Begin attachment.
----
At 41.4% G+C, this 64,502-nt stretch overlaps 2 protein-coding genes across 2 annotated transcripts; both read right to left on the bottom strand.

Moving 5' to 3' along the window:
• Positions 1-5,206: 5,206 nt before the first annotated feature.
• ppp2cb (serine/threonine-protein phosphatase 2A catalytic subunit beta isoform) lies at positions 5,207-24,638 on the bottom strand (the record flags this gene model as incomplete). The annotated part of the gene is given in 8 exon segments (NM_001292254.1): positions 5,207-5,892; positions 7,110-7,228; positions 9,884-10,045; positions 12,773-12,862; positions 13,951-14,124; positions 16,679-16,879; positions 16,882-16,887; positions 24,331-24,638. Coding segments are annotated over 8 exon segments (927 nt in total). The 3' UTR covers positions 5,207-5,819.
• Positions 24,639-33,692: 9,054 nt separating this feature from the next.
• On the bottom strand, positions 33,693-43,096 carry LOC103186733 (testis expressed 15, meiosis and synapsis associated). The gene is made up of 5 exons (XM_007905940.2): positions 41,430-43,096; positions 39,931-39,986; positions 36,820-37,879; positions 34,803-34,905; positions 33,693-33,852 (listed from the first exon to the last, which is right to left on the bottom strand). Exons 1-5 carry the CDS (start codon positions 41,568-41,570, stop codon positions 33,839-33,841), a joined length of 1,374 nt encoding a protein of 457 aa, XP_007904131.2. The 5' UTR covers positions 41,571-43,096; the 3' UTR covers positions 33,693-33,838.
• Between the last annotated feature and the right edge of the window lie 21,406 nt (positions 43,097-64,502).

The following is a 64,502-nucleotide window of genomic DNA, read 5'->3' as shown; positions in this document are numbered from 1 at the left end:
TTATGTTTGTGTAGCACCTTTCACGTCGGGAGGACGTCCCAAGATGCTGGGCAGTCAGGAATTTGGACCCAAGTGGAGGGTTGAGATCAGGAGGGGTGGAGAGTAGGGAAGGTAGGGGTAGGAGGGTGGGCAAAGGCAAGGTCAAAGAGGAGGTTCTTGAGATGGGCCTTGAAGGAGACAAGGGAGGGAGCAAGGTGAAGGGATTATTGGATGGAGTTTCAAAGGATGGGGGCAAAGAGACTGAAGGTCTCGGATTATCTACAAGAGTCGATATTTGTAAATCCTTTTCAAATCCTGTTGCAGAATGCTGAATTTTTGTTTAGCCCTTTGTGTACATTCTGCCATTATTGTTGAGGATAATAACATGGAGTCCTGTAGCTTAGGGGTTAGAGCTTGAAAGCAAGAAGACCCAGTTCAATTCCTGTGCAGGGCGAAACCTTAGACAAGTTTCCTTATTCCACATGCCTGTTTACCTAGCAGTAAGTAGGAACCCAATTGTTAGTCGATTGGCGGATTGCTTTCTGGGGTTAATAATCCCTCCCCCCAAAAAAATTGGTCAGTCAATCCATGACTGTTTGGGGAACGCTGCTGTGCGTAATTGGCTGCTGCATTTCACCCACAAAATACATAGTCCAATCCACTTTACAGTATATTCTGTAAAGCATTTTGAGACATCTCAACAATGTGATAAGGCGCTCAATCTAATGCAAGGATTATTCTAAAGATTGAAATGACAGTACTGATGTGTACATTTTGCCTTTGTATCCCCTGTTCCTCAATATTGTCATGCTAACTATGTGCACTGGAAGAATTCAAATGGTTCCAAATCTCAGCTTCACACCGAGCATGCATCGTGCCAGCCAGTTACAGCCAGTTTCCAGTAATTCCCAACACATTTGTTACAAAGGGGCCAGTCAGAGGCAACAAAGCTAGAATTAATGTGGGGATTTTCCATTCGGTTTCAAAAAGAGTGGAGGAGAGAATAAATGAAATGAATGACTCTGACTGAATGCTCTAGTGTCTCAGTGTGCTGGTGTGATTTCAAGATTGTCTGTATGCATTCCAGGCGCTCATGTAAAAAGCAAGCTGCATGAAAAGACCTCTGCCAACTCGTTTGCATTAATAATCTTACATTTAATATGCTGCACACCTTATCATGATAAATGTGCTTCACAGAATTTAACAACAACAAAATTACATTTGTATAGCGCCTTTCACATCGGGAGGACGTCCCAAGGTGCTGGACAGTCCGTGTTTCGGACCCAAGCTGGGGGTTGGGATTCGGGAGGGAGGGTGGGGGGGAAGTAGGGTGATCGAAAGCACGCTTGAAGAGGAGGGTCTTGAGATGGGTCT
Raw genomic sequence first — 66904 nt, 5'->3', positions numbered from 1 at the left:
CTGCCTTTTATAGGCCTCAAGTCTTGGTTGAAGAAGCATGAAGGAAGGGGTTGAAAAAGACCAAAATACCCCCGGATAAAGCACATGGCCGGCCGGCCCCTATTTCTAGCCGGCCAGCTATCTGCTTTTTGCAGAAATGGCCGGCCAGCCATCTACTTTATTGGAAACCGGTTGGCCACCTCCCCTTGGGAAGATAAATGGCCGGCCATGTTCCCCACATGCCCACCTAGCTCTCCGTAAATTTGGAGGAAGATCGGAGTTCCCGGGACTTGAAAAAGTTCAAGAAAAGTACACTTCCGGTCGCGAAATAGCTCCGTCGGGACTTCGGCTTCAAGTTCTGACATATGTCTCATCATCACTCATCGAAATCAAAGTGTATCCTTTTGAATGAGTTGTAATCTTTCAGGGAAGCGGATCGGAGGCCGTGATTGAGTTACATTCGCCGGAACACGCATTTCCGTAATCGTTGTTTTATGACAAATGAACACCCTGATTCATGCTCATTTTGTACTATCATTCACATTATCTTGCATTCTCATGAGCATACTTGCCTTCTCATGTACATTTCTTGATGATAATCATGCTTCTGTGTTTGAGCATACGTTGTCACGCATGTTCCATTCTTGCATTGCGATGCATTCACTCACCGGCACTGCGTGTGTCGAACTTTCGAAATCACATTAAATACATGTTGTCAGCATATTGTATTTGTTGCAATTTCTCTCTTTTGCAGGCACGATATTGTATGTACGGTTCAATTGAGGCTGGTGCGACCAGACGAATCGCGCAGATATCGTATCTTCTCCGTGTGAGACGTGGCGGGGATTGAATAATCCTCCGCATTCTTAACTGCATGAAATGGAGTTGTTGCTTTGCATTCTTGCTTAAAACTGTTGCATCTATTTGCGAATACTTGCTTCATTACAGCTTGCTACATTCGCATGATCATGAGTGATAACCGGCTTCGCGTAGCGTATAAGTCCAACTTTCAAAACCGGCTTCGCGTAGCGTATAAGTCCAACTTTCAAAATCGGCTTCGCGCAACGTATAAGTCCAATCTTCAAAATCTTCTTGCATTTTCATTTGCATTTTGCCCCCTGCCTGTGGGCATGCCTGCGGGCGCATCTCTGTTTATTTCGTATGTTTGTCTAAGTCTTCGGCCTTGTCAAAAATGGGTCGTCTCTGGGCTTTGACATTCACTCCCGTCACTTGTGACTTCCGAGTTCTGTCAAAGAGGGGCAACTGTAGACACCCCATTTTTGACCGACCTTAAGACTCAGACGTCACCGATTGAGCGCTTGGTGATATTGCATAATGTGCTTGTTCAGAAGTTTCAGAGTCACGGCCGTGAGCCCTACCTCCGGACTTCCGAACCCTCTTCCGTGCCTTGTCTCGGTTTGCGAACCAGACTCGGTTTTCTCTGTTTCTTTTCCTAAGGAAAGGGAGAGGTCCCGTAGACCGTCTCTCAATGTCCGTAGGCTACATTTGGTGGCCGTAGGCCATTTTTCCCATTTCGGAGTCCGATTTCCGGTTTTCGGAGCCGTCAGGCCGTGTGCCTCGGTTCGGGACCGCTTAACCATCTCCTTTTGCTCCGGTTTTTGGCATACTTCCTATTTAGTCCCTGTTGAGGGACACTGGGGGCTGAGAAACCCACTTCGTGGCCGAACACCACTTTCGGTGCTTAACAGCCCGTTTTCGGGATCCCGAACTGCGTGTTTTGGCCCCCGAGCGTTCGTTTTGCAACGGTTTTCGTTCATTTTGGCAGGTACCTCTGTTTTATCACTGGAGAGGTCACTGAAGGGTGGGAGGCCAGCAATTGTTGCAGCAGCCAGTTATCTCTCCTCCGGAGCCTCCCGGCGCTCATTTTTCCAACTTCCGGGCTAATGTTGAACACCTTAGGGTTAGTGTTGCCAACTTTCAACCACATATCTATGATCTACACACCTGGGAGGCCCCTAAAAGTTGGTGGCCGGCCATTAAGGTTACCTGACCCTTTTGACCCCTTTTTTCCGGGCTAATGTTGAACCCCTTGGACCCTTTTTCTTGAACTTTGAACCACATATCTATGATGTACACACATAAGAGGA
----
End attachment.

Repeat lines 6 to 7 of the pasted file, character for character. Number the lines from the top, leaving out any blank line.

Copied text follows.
• On the bottom strand, positions 33,693-43,096 carry LOC103186733 (testis expressed 15, meiosis and synapsis associated). The gene is made up of 5 exons (XM_007905940.2): positions 41,430-43,096; positions 39,931-39,986; positions 36,820-37,879; positions 34,803-34,905; positions 33,693-33,852 (listed from the first exon to the last, which is right to left on the bottom strand). Exons 1-5 carry the CDS (start codon positions 41,568-41,570, stop codon positions 33,839-33,841), a joined length of 1,374 nt encoding a protein of 457 aa, XP_007904131.2. The 5' UTR covers positions 41,571-43,096; the 3' UTR covers positions 33,693-33,838.
• Between the last annotated feature and the right edge of the window lie 21,406 nt (positions 43,097-64,502).